Versed

Who What Wear is launching a beauty brand.

Versed, a clean skin-care line with products priced at less than $20, is entering 1,400 Target doors on May 19. It is set to roll out to broader retail distribution, including Riley Rose, Revolve and Dermstore beginning in June.

Aimed at the fashion content and commerce company’s Millennial consumer base, Versed is the first brand developed under Offspring Beauty, an incubator partially funded by Who What Wear to develop the company’s beauty brands. More brands are expected to follow Versed, though the company would not specify under which categories they would fall, when they are expected to come to market and how big the portfolio will be.

Versed is meant to fill a white space for affordably priced, efficacious skin care formulated with clean ingredients, said Clique Brands cofounder and chief executive officer Katherine Power, who is also ceo of Offspring Beauty. Its 19 products were developed with a “formula-first philosophy,” meaning the bulk of spend was put toward ingredients and formulation, rather than custom packaging and paid marketing.

The assortment is divided into four categories that are meant to be mixed and matched, addressing specific skin issues such as acne, hydration, dullness and aging. There are three tiers of care — cleanse and seal, boost and treat — that include products such as Dew Point Moisturizing Gel Cream with green tea extract and aloe, $14.99; Stroke of Brilliance Brightening Serum with vitamin C and licorice root extract, $19.99, and Look Alive Hydrating Plumping Mask with rosehip seed oil, $9.99. Other items in the assortment include peels, a vitamin C powder, a body oil, firming serum, cleansing balm, eye cream and lip oil.

Product development was based on data gathered over a year and a half by Who What Wear, including reader surveys, community Facebook groups, as well as learnings from Byrdie, the company’s former beauty-focused site that it sold in January to Dotdash. From these findings, a need for a clean, solution-oriented skin-care line for an affordable price emerged, said Power.

“Clean beauty was becoming so important, but [our consumer] didn’t have anywhere to turn,” said Power. “A lot of the women we’re speaking to don’t have a Sephora in their town, or they don’t have the income to shop at a Bloomingdale’s beauty section. We felt there was a big opportunity in mass skin care.”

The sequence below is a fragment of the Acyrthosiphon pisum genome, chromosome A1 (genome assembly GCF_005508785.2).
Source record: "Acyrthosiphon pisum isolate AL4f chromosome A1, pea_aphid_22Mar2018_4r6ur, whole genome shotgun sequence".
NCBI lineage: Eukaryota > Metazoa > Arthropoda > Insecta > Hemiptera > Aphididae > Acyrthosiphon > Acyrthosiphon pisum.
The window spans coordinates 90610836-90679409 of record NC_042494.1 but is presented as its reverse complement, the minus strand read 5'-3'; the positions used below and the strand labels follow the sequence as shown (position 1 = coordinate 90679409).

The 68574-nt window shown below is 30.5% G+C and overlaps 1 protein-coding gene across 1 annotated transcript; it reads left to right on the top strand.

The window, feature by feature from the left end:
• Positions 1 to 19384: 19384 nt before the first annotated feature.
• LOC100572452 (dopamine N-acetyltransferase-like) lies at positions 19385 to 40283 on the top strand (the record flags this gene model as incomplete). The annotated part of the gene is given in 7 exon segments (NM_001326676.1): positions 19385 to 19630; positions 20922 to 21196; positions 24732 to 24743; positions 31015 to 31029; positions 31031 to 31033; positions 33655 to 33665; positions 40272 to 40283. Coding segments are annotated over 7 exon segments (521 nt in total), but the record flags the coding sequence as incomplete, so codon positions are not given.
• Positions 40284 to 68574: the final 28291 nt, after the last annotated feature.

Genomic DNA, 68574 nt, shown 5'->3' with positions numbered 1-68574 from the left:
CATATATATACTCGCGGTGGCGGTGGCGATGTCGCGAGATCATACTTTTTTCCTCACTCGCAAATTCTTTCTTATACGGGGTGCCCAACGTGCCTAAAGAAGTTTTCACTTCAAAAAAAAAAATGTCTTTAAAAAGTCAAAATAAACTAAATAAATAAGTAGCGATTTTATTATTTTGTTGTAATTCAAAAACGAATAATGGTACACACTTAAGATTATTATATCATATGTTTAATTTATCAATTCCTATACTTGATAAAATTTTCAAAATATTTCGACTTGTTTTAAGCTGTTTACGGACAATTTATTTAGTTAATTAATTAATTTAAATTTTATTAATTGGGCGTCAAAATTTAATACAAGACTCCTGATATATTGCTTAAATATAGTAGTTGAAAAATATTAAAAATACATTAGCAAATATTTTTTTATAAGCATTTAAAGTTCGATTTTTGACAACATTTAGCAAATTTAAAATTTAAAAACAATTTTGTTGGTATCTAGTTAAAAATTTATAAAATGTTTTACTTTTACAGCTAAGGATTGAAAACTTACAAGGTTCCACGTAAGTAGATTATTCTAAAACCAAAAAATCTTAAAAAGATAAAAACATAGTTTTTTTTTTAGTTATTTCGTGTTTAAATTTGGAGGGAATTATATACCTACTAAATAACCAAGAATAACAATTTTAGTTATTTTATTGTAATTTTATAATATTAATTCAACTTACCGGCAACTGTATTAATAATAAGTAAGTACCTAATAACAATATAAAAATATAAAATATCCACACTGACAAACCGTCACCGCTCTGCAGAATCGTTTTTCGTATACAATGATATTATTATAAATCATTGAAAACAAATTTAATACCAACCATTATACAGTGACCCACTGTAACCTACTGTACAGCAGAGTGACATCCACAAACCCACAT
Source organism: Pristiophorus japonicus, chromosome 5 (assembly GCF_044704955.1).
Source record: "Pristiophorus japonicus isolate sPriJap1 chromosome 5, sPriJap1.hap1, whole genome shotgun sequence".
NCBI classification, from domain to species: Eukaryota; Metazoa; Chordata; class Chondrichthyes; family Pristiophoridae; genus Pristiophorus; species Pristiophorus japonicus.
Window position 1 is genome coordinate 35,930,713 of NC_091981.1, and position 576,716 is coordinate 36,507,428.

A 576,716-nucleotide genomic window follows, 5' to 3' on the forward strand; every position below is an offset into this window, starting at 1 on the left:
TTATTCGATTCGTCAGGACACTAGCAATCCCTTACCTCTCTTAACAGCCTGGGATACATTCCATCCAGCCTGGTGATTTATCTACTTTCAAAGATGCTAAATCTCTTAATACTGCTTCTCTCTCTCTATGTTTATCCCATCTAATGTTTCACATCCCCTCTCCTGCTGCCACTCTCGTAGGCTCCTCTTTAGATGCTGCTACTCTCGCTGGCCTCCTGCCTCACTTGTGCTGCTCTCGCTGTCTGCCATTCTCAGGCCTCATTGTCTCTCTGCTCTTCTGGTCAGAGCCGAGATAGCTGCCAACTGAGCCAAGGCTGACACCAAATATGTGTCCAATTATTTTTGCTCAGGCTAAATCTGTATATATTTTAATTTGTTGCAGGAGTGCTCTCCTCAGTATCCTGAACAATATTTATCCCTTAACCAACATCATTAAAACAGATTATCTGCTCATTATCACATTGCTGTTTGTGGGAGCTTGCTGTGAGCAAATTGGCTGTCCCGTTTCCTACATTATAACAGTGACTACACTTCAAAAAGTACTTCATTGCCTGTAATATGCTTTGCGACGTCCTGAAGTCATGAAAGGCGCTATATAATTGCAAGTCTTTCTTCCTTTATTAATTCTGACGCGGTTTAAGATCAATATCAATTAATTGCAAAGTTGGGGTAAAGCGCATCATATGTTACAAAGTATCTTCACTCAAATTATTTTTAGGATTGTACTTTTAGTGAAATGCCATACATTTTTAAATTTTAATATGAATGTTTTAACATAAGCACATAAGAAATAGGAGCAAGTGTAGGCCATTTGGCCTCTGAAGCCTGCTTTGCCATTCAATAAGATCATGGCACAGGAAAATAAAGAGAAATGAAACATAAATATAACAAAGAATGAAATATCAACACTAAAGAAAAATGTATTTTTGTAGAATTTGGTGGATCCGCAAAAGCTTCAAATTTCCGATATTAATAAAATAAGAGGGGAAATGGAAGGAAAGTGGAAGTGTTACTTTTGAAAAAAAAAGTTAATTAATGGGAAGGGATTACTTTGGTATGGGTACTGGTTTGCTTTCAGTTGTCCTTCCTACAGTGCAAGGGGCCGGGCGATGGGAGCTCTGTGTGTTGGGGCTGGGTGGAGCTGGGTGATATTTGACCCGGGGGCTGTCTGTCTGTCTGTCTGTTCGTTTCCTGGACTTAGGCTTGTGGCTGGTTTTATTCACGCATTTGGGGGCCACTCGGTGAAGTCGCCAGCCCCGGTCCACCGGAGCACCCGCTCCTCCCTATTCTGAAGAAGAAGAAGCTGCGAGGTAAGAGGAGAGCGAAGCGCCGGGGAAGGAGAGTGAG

Versed is also an attempt to bring a comprehensive lineup of prestige-quality skin care to mass-market aisles, with tried-and-true active ingredients such as hyaluronic acid, retinol and vitamin C. Those ingredients do exist in the mass market today, but they are less commonly found — Neutrogena and L’Oréal both carry active-driven skin-care products, but mass-market aisles are known to be heavily populated with basic skin-care items that do not carry potent levels of ingredients.

“[We’ve developed] what [our consumer] wished existed — we wanted to understand the primary concerns that real people have with skin and build out an assortment you can mix and match,” said Melanie Bender, general manager of Versed. “When you’re shopping mass beauty aisles, it’s like one size fits all, but your needs are so much more nuanced than that.”

That same affordable, on-trend and crowd-sourced ethos is what drives Who What Wear’s other commerce brands. The company’s self-named affordable fashion line, launched in 2016, is sold exclusively in the U.S. with Target. Activewear label JoyLab, also sold at Target, made its debut in 2017. The fashion web site is said to generate more than $100 million in sales across its commerce network in the U.S., and Power has noted the business could at least double next year as the company begins to roll its brands out to European markets. Versed, which industry sources estimate could do around $20 million in sales in its first year, is part of this rollout strategy, and is set to expand internationally in several markets in 2020. Clique Media and Target Corp. declined to comment on financials.

For Target, the launch of Versed is coming at a time when the retailer is seeing growth in its beauty department from bringing on niche and exclusive brands. Versed is the first brand Who What Wear has developed that will not be exclusive to the retailer, but in a phone call with WWD, Christina Hennington, Target’s senior vice president, merchandising, essentials, beauty and wellness, was optimistic about the launch.

“We’ve had a lot of success through growing our portfolio through differentiated brands,” said Hennington. “We’ve been continuing to look for brands that meet our guests’ needs along clean positioning, credibility and affordability. [Who What Wear] has a track record of being able to leverage that digital consumer insight and translate it into product development, which makes them stay on trend and anticipate what’s coming next.”

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